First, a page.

> ninth inning."
 > Shaya's father was ecstatic as Shaya smiled broadly.
 > Shaya was told to put on a glove and go out to play short center field.
 > In the bottom of the eighth inning, Shaya's team scored a few runs but was
 > still behind by three.
 > In the bottom of the ninth inning, Shaya's team scored again and now with
 > two outs and the bases loaded with the potential run on base,
 > Shaya was scheduled to be up.
 > Would the team actually let Shaya bat at this juncture and give away their
 > chance to win the game?  Surprisingly, Shaya was given the bat.  
 > Everyone knew that it was all but impossible because Shaya didn't even
 > know how to hold the bat properly, let alone hit with it.
 > However as Shaya stepped up to the plate, the pitcher moved a few steps to
 > lob the ball in softly so Shays should be at least able to make contact.
 > The first pitch came in and Shaya swung clumsily and missed.  One of
 > Shaya's teammates came up to Shaya and together they held the bat and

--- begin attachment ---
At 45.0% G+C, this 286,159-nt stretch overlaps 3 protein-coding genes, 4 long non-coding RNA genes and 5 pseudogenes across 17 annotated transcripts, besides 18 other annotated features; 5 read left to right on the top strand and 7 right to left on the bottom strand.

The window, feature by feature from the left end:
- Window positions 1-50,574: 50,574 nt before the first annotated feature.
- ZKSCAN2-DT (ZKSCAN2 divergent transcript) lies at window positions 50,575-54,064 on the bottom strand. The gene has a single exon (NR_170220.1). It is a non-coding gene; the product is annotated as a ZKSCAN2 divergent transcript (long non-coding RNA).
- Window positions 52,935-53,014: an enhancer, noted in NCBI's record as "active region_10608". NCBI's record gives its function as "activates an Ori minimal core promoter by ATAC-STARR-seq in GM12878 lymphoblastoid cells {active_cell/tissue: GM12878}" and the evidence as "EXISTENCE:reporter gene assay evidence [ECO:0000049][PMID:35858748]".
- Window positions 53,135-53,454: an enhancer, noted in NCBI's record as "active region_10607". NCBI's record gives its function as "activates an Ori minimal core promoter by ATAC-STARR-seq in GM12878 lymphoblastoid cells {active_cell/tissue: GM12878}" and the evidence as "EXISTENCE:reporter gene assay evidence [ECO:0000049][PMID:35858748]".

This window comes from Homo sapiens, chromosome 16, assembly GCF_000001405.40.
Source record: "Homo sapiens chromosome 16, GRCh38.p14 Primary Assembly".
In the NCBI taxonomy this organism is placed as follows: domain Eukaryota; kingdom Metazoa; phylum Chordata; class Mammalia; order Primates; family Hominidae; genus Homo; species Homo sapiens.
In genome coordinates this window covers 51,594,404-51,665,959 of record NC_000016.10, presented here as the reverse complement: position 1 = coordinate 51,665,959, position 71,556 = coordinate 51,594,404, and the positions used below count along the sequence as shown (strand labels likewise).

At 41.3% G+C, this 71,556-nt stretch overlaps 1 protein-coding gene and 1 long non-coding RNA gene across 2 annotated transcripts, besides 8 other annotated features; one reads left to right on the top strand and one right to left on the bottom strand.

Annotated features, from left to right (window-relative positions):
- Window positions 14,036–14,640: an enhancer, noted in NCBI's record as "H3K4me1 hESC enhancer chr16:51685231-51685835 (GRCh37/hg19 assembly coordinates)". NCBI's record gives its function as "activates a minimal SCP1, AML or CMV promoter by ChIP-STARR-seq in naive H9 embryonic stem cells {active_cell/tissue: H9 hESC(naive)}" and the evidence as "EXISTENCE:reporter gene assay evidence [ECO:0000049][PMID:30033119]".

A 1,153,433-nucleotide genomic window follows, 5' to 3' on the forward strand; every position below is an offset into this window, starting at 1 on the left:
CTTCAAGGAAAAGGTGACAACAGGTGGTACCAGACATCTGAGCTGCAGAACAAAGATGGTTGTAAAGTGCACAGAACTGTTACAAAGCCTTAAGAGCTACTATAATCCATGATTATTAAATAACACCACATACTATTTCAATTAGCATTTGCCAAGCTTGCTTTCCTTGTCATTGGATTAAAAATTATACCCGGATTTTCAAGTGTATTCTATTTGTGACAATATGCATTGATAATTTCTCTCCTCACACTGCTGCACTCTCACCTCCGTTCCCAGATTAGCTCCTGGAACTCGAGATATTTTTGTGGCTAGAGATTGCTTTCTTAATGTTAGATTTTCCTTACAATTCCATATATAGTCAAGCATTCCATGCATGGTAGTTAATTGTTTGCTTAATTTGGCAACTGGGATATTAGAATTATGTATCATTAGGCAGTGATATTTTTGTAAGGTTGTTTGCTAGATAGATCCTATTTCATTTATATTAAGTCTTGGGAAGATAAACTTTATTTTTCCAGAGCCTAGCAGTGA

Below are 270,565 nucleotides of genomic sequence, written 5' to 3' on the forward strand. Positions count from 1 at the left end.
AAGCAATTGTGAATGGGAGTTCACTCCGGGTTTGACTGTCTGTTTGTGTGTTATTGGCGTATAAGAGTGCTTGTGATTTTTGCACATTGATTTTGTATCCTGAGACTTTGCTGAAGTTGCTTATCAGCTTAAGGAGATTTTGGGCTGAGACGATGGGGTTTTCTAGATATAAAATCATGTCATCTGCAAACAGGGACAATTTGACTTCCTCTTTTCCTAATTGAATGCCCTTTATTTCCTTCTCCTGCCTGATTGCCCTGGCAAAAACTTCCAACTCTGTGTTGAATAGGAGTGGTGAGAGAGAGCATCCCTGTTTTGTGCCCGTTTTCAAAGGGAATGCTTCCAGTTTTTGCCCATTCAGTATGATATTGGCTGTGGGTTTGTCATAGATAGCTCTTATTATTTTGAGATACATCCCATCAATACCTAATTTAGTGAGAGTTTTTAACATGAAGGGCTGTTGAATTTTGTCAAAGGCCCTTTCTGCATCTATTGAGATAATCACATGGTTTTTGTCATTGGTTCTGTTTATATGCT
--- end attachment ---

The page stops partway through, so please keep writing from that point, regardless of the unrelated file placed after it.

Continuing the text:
> faced the pitcher waiting for the next pitch.
 > The pitcher again took a few steps forward to toss the ball softly toward
 > Shaya.  
 > As the pitch came in, Shaya and his teammate swung at the bat and together
 > they hit a slow ground ball to the pitcher.
 > The pitcher picked up the soft grounder and could easily have thrown the
 > ball to the first baseman. 
 > Shaya would have been out and that would have ended the game.
 > Instead, the pitcher took the ball and threw it on a high arc to right
 > field, far beyond the reach of the first baseman.
 > Everyone started yelling, "Shaya, run to first. Run to first."  Never in
 > his life had Shaya run to first.
 > He scampered down the baseline wide-eyed and startled.  By the time he
 > reached first base, the right fielder had the ball.
 > He could have thrown the ball to the second baseman who would tag out
 > Shaya, who was still running.  
 > But the right fielder understood what the pitcher's intentions were, so he